Lawmaker accuses U.S. Justice Department of blocking whistleblower disclosure
By Mark Hosenball and Jonathan Landay
WASHINGTON (Reuters) - The U.S. House Intelligence Committee chairman on Thursday accused the Justice Department of blocking intelligence officials from giving Congress a whistleblower complaint reported to involve communications between President Donald Trump and a foreign leader.
The Washington Post, which first reported the matter, said the country involved was Ukraine, citing unnamed sources.The House panel's Democratic chairman, Adam Schiff, charged the Trump administration with blocking a congressional inquiry after receiving a closed-door briefing from the inspector general for U.S. spy agencies.
A source familiar with the matter told Reuters the whistleblower complaint at the center of the dispute alleged "multiple acts" by Trump, not just a phone call with a foreign leader. The source requested anonymity because of the sensitivity of the issue.
Trump on Thursday called the Washington Post report "Fake News."
The dispute is the latest chapter of a power struggle in which the Trump administration has been resisting efforts by Democratic lawmakers investigating the president's business dealings and actions to obtain documents, records and testimony from White House and senior agency officials.
Reuters has not been able to confirm details of the whistleblower's complaint.
The Washington Post said Trump spoke by telephone with Ukrainian President Volodymyr Zelenskiy a few weeks before the whistleblower complaint was filed.
Asked about the Post report, Trump's lawyer Rudy Giuliani told CNN: "If what is reported is true, it doesn't make any difference."
"If the president of the United States said to the president of Ukraine 'investigate the corruption in your country that has a bearing on our 2016 election', isn't that what he's supposed to do?" Giuliani said.
A congressional source said senators had not been briefed on the country involved in the whistleblower complaint.
A spokeswoman for the Office of the Director of National Intelligence declined to comment on the Washington Post report mentioning Ukraine. The White House did not immediately respond to a request for comment.
"I don't know whether the White House is directly involved, because we can't get an answer to that question, but we do know that they are making some claim that a privilege may apply," Schiff told reporters.
The dispute erupted after Intelligence Community Inspector General Michael Atkinson told the committee in a Sept. 9 letter that he had received an Aug. 9 whistleblower complaint that he deemed urgent and credible, the legal threshold requiring its transmission to Congress.
But a Sept. 13 letter to the House panel and the Senate Intelligence Committee asserted that acting Director of National Intelligence Joseph Maguire - after consulting with the Justice Department - found that the complaint did not meet the legal definition of "urgent concern."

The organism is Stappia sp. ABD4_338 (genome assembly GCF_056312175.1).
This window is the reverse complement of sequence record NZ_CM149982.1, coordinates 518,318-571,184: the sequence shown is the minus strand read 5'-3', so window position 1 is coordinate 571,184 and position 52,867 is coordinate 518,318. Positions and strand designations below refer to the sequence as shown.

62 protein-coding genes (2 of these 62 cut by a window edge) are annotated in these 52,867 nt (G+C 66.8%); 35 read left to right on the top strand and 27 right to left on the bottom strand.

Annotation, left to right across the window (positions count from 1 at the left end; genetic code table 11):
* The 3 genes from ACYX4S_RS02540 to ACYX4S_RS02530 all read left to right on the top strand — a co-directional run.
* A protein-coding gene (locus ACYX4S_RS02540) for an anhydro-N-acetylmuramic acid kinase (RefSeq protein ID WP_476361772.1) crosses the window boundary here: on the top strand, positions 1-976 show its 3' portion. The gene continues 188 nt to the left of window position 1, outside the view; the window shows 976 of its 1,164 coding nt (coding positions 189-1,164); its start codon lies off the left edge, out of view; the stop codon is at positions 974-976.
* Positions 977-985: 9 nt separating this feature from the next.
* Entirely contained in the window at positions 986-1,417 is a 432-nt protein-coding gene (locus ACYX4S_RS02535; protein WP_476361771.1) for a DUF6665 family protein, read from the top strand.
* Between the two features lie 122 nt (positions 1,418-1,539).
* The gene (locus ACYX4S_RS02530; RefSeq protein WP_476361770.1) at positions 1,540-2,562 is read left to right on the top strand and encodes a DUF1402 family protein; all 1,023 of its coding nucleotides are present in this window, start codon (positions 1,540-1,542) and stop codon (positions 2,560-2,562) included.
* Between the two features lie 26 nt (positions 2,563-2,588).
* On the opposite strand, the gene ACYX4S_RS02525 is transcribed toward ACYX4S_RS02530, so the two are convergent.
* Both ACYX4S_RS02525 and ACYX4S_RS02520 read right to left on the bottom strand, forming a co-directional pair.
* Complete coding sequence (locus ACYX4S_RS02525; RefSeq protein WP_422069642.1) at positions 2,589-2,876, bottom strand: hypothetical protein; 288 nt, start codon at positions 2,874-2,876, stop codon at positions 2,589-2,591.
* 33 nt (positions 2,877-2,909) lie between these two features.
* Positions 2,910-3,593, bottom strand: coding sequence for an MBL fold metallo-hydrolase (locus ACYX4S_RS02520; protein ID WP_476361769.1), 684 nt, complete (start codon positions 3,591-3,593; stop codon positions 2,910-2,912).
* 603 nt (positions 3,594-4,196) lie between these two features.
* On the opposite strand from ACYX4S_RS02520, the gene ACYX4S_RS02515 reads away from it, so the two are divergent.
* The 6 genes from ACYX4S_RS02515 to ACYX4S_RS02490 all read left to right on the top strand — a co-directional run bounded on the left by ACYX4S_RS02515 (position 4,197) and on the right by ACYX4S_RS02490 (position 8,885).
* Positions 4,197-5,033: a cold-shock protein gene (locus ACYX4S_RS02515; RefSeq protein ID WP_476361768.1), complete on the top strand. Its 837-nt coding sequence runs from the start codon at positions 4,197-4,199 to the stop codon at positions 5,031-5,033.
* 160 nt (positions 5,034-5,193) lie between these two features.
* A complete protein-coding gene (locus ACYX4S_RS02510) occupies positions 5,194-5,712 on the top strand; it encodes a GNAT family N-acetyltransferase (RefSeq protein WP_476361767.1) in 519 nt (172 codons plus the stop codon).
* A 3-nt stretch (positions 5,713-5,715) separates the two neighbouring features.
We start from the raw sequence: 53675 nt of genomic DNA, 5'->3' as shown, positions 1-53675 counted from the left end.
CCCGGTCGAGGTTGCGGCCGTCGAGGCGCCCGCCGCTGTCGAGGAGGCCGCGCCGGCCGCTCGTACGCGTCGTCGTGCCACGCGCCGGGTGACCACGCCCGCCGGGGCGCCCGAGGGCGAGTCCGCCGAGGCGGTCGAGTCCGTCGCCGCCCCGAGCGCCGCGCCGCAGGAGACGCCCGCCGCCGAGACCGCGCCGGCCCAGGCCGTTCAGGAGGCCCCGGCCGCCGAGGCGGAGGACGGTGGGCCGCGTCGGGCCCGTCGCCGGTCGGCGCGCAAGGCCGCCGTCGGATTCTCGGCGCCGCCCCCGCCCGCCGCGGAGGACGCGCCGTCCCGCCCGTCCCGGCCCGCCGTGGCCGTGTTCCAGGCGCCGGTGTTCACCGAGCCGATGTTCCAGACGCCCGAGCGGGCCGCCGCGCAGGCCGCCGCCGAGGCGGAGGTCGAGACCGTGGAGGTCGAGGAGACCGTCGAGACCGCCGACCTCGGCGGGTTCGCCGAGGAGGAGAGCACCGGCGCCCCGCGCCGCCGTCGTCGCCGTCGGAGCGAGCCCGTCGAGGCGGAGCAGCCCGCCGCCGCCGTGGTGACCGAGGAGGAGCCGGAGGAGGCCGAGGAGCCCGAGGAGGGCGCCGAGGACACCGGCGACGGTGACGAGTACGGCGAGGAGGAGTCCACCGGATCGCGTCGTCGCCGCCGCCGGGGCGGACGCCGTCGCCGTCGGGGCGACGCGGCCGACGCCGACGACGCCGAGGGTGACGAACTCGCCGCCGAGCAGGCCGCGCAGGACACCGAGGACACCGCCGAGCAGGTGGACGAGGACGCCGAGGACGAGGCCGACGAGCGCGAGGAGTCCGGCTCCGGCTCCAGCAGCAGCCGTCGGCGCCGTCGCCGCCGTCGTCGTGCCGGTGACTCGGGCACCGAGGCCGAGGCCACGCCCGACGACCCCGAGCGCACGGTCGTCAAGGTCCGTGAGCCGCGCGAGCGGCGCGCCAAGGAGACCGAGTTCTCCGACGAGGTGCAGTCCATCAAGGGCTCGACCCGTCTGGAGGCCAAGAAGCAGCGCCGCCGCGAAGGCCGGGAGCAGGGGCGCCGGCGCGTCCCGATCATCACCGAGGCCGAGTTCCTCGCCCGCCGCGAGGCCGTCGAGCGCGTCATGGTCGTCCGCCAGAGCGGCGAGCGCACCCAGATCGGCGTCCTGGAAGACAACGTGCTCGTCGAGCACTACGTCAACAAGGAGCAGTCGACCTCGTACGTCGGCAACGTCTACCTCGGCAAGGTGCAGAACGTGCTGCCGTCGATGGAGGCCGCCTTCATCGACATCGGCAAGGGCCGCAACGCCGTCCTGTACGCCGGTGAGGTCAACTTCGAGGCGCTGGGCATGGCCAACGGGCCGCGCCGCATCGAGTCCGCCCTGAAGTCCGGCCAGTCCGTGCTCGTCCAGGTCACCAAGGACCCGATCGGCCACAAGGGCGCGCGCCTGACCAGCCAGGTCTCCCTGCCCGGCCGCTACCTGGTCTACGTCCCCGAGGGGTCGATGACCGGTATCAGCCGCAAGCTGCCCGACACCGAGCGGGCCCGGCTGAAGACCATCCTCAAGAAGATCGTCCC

In the letter, Jason Klitenic, general counsel in the Office of the Director of National Intelligence, also said the complaint was not subject to disclosure because it did not concern conduct by an intelligence official or an intelligence activity overseen by the DNI, as required by the law.
"Furthermore, because the complaint involves confidential and potentially privileged communications by persons outside the Intelligence Community, the DNI lacks unilateral authority to transmit such materials to the intelligence committees," he wrote.
Because of the findings, Atkinson was unable to provide details on the complaint in speaking with the committee, lawmakers said.
Schiff said the Justice Department had misinterpreted the law in blocking Maguire from disclosing the complaint.
Another Democratic member of the committee, Mike Quigley, was more direct, charging that Attorney General William Barr was seeking to protect the president.
"Mr. Barr and the Department of Justice's job in their mind is to protect the president," he told reporters. "And it doesn't matter if that violates the laws."
CNN said on Thursday both the White House and Justice Department were involved in advising Maguire not to give Congress a copy of the complaint.
The White House did not immediately respond to a request for comment, while a spokeswoman for the Justice Department referred to the two letters Atkinson had sent the committee. Maguire's office did not respond to a request for comment.
"Virtually anytime I speak on the phone to a foreign leader, I understand that there may be many people listening from various U.S. agencies, not to mention those from the other country itself," Trump said on Twitter.
"Knowing all of this, is anybody dumb enough to believe that I would say something inappropriate with a foreign leader while on such a potentially 'heavily populated' call," he said.
Schiff had issued a subpoena to Maguire last week in an attempt to force him to turn over the whistleblower's complaint.
He said on Thursday the committee could be forced to go to court to seek an order compelling officials to disclose the complaint.
"I hope that the director of national intelligence will reconsider because it's my understanding that by law he can provide this to us and by law he's required to provide this to us," Schiff said.
Maguire is scheduled to testify in public to the panel next week.
A congressional source told Reuters the complaint was filed with the inspector general on Aug. 12. Two congressional sources said the Senate Intelligence Committee had not been fully briefed on the complaint.
(Reporting by Mark Hosenball and Jonathan Landay; Additional reporting by Makini Brice and Lisa Lambert; Editing by Sonya Hepinstall, Tom Brown, Lisa Shumaker, Lincoln Feast and Jane Wardell)